Figure 4: ATutor’s features

Apart from these two tools, the open source world offers a lot more, such as a Web content creation tool called exeLearning, GeoGebra to assist math teachers, Elgg for more effective social media communication, and OBS Studio for screencasting and streaming. These tools have been explored here.

exeLearning for content creation
Content authoring is an important component of the e-learning process. exeLearning is an open source content authoring tool. Its primary objective is to assist course teachers to publish Web content without having to master the markup languages such as HTML or XML. The content created using exeLearning can be exported in various formats such as an IMS content package, SCORM 1.2 or as simple modular Web pages.

The exeLearning project was funded by the New Zealand Government Tertiary Education Commission’s e-collaboration grant. The University of Auckland and the Auckland University of Technology were involved in leading the project.

A simple and powerful introduction to exeLearning is available in the video link at https://youtu.be/yynnOC6ecR4.

eXe is an e-learning XHTML editor. It is a very powerful and intuitive tool for e-content creation. It’s a multi-platform tool that can be installed in all major operating systems such as Linux, Mac and Windows. Platform-specific versions can be downloaded from the official website https://exelearning.org/ (Figure 5).

Figure 5: exeLearning

GeoGebra for teaching maths
If you are teaching subjects that involve specialised types of content such as graphs, you will find GeoGebra very effective. It is a powerful tool to teach interactive geometry, calculus, statistics and algebra. It is designed to incorporate the needs of learners, starting from schools to higher education.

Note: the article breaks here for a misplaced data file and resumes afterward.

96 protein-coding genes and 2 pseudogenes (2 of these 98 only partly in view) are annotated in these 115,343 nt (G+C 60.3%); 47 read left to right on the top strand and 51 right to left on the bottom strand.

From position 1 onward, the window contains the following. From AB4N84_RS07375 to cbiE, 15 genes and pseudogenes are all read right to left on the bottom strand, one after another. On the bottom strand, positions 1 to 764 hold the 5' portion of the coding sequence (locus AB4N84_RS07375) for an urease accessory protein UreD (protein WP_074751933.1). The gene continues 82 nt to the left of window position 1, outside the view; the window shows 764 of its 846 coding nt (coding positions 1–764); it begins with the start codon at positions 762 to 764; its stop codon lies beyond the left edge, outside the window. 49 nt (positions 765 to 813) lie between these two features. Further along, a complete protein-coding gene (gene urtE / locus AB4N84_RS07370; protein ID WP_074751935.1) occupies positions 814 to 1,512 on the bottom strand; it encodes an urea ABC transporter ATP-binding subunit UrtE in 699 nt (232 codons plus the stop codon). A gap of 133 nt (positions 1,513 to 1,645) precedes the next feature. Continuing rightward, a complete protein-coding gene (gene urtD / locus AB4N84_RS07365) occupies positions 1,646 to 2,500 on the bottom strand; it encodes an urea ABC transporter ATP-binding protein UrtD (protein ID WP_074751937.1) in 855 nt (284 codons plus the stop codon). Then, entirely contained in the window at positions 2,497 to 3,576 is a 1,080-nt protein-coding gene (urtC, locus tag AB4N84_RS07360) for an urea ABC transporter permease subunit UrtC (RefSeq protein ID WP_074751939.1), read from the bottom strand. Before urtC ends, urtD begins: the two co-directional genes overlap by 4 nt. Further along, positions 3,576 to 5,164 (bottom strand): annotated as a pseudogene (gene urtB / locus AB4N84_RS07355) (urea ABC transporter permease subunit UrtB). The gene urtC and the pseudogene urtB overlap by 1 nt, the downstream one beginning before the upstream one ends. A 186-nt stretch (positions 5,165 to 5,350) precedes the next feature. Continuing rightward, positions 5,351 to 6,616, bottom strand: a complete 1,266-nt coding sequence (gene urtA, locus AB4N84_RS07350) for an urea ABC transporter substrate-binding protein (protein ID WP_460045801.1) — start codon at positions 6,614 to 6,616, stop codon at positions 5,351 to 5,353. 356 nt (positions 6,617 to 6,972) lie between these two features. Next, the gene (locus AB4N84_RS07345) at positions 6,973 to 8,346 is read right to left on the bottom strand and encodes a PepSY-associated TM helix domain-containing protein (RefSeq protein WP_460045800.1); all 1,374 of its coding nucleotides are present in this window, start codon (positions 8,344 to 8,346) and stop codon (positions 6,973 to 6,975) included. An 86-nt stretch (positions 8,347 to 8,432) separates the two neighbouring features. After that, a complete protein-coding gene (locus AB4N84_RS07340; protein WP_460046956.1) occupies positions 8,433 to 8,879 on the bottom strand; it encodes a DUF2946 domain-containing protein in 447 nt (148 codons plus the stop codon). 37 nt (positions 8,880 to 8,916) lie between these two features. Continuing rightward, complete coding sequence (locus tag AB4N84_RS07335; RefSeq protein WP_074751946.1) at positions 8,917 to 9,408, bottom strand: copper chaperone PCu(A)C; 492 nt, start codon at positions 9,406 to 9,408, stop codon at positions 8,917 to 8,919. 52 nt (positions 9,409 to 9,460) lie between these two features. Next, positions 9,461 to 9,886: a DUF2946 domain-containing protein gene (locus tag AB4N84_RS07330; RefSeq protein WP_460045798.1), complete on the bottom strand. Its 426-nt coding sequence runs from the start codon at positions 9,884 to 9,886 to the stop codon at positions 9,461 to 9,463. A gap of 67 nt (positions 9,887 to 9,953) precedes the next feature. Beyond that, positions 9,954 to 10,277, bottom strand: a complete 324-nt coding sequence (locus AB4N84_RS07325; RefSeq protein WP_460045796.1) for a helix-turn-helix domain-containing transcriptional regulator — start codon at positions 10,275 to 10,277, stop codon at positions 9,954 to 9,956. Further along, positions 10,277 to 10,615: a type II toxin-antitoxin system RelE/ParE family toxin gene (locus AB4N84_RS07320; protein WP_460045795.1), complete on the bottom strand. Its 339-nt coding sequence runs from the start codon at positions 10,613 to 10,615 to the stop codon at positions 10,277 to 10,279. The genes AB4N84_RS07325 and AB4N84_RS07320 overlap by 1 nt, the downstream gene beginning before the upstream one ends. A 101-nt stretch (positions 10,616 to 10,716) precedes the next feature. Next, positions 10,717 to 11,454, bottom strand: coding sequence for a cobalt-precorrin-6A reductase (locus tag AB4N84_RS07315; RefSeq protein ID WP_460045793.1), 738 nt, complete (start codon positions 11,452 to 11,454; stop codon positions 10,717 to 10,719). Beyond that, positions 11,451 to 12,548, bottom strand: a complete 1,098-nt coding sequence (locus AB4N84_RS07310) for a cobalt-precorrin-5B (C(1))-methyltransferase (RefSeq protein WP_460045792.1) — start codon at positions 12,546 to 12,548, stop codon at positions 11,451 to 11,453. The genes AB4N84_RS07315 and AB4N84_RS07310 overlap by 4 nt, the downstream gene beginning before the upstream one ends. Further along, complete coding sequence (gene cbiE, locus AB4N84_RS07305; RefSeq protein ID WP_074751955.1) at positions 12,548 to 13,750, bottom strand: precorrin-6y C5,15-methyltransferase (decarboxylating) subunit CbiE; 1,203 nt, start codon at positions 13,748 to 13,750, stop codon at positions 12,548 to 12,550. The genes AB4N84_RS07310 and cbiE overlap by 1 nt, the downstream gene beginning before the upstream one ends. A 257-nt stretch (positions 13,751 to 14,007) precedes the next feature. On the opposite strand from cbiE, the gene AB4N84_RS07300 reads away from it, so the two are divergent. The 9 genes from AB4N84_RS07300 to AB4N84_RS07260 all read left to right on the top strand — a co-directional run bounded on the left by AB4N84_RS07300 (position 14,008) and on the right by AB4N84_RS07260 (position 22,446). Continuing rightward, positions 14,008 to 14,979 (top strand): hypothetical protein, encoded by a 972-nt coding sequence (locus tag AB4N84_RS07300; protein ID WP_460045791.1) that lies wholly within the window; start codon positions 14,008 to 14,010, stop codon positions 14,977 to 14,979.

GeoGebra is available as a software application, specific to platforms such as Windows and Linux (https://www.geogebra.org/). It is also available as an app for popular platforms such as Android and iOS. The major features of GeoGebra are listed below:

  • Interactive geometry environment
  • Spreadsheet availability
  • Inbuilt statistics and calculus tools
  • Ability to script
  • Availability of pre-built learning resources through GeoGebra materials (https://www.geogebra.org/materials)

Detailed documentation is available in the official website. Various links to books are also provided (https://www.geogebra.org/m/XUv5mXTm). Though GeoGebra is not an integral part of all e-learning environments, it could be very effective for those teaching subjects such as mathematics and statistics.

Elgg for building a social network
Elgg is a powerful social networking engine that is open source. This robust framework facilitates the building of a campus-wide social network for colleges or universities.
Elgg can be downloaded from the official website https://elgg.org/. Detailed installation instructions are available at http://learn.elgg.org/en/stable/intro/install.html.
Successful use of Elgg is showcased at https://elgg.org/showcase.
Tools such as Elgg can be used to make the communication process effective in the e-learning environment.

Figure 6: OBS Studio

OBS Studio for screen recording
Desktop screens can be captured to build e-learning video content. There is a lot of software to assist in this process, but I would suggest the use of OBS (Open Broadcaster Software) Studio for the purpose of screencasting and live streaming. The major features of OBS are:

  • Free and open source
  • Available across all major platforms
  • High performance real-time video/audio capturing
  • The capability to set up an unlimited number of scenes and to switch between them, seamlessly
  • Easy-to-use audio mixer
  • Modular Dock UI, which enables repositioning of elements as per your convenience
  • Support for all major streaming platforms
  • Availability of a powerful API

A screenshot from the official website is shown in Figure 6 (https://obsproject.com/).
Screencasting and streaming can be carried out in a professional manner if you familiarise yourself with the features of OBS Studio.

There are plenty of other such open source tools available to assist in e-learning. This article is just a starting point to help you explore tools that match your requirements.

LEAVE A REPLY

Please enter your comment!
Please enter your name here